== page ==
Test Drive Notes Library
- Time for an upgrade. If you have a previous generation Leaf, it’s time to trade up for the new one. It’s better in every way, significantly so. It’s more spacious, better appointed, with increased range. And not insignificantly, the exterior had some much needed plastic surgery and you no longer have to cover it in a burlap bag when you drive in public.
- Range. The new Leaf Plus gets about 230 miles per charge with its new, optional 62kW battery. Simply put, that’s enough for 99% of us. That’s essentially a tank of gas. So you can go several days or even a week of normal, everyday commuter driving before needing a full charge. Of course, you’ll be plugging in at night, or at work, so that’s largely irrelevant. But with 230 miles of charge, you can even go from Boston to New York now. Or from San Francisco to Sacramento and back without charging. This is pretty close to the magic number where range anxiety disappears. When it gets to 350 and you can drive from SF to LA, or NY to DC, the whole issue of range will disappear entirely, and you’ll no longer see us talking about it in our reviews. We’re getting close.
- Space. The new Leaf is bigger, airier, and more comfortable than the old Leaf. It feels taller, which makes getting in and out a breeze. It feels spacious up front, and there’s plenty of room for two adults in the back. The hatchback makes the Leaf a versatile vehicle for people with baby stuff, dogs, or gear.
- Interior. The updated interior is rather simple, but well-put-together. Fit and finish are good. Inside, it’s notably quiet. You’ll find everything you expect in a modern car, from an 8-inch touch screen to heated seats and steering wheel on higher trim levels. Apple Car Play and Android Auto are available. There’s no telescoping steering wheel, though, so make sure the driving position suits you before buying.
- Looks. OK, many people bought the old Leaf despite its looks. That may change now. The new Leaf is a handsome car, with none of the French different-to-be-different schtick that Nissan picked up from its partner, Renault. It looks almost like a small Crossover. It’s similar to the Chevy Bolt, one of its prime competitors. At minimum, we can say that the Leaf’s looks are no longer an impediment to falling in love with it.
- Standard safety. Automatic emergency braking, city and highway, are standard, as is forward collision warning. The SL trim adds the all-important blind spot monitoring and pedestrian detection. Shouldn’t pedestrians chip in to pay for that? Leave a bucket hanging from your side mirror and ask for donations. Pro-pilot assist adds adaptive cruise control with some limited self-driving features.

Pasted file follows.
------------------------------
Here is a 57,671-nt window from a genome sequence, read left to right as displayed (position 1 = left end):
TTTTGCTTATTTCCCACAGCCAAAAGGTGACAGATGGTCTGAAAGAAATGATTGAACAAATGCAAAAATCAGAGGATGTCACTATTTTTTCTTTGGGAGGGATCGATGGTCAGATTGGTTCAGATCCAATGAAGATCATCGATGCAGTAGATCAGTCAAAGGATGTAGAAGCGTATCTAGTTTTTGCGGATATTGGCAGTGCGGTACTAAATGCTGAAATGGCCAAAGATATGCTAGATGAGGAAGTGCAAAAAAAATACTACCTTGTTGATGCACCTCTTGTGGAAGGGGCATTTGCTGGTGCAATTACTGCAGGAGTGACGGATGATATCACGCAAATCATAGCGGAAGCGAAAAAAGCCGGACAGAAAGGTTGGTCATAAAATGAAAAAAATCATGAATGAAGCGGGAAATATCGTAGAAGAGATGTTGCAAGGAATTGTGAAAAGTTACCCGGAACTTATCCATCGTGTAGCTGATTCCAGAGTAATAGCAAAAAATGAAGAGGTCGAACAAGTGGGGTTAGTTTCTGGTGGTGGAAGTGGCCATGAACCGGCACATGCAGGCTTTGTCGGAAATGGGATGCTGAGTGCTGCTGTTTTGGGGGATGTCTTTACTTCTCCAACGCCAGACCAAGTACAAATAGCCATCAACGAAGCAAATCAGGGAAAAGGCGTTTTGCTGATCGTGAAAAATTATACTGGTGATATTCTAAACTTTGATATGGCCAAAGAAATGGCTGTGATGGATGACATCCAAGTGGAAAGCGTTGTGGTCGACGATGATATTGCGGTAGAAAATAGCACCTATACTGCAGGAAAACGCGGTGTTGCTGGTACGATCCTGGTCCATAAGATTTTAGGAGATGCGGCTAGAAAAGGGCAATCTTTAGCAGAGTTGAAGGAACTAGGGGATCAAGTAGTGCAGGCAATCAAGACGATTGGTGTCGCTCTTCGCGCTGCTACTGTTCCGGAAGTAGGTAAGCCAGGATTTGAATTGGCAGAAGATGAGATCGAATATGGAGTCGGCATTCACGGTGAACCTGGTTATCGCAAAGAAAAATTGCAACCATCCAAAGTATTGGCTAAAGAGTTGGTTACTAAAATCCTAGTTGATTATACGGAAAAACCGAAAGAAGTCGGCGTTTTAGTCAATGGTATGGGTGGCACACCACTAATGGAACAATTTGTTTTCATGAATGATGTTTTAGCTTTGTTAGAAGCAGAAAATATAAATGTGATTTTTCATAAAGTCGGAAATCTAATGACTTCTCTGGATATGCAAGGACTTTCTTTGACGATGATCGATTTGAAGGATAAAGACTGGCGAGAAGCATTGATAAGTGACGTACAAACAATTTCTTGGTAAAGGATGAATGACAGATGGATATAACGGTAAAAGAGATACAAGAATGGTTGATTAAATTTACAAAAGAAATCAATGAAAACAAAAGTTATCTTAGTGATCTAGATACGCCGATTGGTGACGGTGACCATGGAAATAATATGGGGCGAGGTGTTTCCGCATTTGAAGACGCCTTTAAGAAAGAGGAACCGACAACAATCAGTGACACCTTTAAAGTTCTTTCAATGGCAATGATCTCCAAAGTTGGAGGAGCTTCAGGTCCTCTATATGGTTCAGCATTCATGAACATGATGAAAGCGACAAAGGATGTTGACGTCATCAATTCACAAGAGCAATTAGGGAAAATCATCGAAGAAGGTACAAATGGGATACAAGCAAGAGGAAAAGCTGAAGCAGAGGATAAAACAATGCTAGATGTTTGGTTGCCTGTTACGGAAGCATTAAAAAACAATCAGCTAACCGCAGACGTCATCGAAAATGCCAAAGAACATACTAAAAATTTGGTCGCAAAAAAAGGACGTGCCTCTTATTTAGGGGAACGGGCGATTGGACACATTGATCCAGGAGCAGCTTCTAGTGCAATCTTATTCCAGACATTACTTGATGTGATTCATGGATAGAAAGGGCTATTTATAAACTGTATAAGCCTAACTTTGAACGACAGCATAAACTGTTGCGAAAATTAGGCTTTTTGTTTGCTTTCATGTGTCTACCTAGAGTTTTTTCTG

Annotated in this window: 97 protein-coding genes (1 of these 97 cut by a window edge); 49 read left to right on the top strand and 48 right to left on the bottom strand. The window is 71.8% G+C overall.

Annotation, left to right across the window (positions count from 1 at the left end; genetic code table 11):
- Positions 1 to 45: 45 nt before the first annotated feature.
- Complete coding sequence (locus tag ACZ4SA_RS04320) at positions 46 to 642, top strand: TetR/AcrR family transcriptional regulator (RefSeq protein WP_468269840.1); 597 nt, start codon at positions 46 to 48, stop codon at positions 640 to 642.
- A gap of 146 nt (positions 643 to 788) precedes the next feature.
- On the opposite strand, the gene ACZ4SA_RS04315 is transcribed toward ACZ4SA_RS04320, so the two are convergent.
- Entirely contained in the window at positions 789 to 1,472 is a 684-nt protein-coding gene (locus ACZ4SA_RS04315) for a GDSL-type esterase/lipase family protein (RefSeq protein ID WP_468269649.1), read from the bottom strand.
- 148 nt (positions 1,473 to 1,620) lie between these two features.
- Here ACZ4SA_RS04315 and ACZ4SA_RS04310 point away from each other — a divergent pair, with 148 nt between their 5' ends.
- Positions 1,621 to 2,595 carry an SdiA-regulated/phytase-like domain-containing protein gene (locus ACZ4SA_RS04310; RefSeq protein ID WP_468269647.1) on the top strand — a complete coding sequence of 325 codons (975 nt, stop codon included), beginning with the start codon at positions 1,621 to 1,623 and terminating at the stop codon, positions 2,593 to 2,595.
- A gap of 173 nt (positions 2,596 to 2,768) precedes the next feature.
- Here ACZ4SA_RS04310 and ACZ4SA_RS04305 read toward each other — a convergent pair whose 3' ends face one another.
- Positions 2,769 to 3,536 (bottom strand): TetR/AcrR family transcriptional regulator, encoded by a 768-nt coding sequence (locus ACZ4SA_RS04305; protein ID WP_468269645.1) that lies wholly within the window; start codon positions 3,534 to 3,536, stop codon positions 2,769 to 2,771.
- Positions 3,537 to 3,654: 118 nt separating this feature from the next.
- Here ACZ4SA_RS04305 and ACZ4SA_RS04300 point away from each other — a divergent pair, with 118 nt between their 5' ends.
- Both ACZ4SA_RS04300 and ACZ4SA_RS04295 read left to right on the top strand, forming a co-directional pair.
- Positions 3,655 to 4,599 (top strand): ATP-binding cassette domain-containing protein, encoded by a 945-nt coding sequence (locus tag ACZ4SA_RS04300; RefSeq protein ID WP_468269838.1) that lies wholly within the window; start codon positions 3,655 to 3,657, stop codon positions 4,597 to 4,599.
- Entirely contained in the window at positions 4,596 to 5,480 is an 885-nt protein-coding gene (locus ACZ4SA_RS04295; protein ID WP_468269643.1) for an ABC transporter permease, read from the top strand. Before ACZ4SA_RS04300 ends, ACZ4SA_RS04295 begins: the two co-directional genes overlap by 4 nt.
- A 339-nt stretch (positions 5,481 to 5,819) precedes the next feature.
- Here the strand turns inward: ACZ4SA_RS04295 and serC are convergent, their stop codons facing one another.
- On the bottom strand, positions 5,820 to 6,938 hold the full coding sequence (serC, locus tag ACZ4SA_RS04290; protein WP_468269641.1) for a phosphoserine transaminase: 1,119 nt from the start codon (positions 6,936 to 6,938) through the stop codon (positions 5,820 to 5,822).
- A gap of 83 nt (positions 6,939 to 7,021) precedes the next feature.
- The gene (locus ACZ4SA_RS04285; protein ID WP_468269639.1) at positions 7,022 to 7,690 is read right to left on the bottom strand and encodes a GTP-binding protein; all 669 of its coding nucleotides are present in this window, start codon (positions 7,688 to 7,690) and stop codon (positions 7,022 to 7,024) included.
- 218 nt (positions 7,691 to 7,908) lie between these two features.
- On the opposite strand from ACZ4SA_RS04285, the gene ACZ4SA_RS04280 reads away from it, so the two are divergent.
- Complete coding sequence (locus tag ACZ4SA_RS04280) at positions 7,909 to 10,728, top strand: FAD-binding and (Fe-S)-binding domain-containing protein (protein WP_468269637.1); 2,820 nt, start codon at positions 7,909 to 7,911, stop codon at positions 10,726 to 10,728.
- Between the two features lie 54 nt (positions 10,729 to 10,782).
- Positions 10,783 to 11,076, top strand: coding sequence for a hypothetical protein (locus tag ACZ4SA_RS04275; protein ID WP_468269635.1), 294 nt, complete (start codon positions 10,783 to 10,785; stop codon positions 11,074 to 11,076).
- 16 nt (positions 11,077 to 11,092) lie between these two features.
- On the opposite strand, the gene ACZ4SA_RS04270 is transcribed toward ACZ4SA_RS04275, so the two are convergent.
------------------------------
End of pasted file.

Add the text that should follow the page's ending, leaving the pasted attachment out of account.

- Charging port location. The charging port is right in front, at the nose of the car. That seems to us like a particularly good place to put it. Because parking. Unlike a gas pump, which you pull up next to, a charging station is usually at the curb, where the nose of your car ends up. So why not put the charging port there? Brilliant!
- One pedal option. Some people like to drive with one pedal—where the car decelerates hard when you lift your foot off of the accelerator. We still haven’t gotten used to it. Thankfully, Nissan provides you with the option. We’ll take two pedals, please.
Test Drive Notes Library
- Dull driver. It’s possible to get pleasure from knowing you’re helping the planet by driving an electric vehicle. But that’s about all the pleasure you’ll get when driving the Leaf. It drives very much like an appliance. It works perfectly, but there’s no sense of exhilaration along the way. It’s quick enough, stable enough, and comfortable enough. But it’s heavy, and even though the batteries are down low to help with its center of gravity, turning is something the Leaf does out of obligation. The body rolls a bit in turns, making it not a fun car to drive. A little more suspension would do wonders for the Leaf. It doesn’t feel light on its feet, like say, a Honda Civic does. But it does the job. And for those who believe a car IS an appliance—a mechanical servant to get you from one place to another comfortably, safely, and while doing the least amount of damage to the environment, the Leaf will provide happiness.
- Braking felt long. The Leaf is heavy, and we felt like it was constantly harping on us to remember that Newton law about things in motion wanting to stay in motion. Everything worked, but we felt the weight of the car when we braked. It felt like it would have preferred to keep going.
- Long charge times. If you’re planning on using your standard, household 120 volt outlet to charge the Leaf, plan to leave it plugged in for a long, long time. You might want to reread Rip Van Winkle. We charged it up every night, and adding the 30 or 40 miles we used each day was no problem. But if you’re charging up regularly from scratch, plan to invest in a high-capacity charger. At the very least, install a 240V outlet and make use of Nissan’s included 240V charging cable.
- Visibility. The Leaf has thick A-pillars. Those are the pillars on either side of the windshield. They create blind spots, which can be troublesome in intersections. Good thing the Leaf SL has automatic emergency braking with pedestrian detection!
- Backup sound. Because electric cars don’t have internal combustion engines to make noise, they have to create artificial noises to alert pedestrians that "there’s a freakin’ car in front of you, dude!” Each manufacturer is left to choose its own artificial noise. Someday, perhaps we’ll be allowed to choose our own noises (cue the flatulence, boys). The sound Nissan chose for the Leaf is a vaguely sci-fi synthesizer-esque whorl that feels like it’s trying too hard to be futuristic. We’d prefer a recording of James Earl Jones saying, “Hey, Jamoke, look up from your phone. You’re about to get run over."
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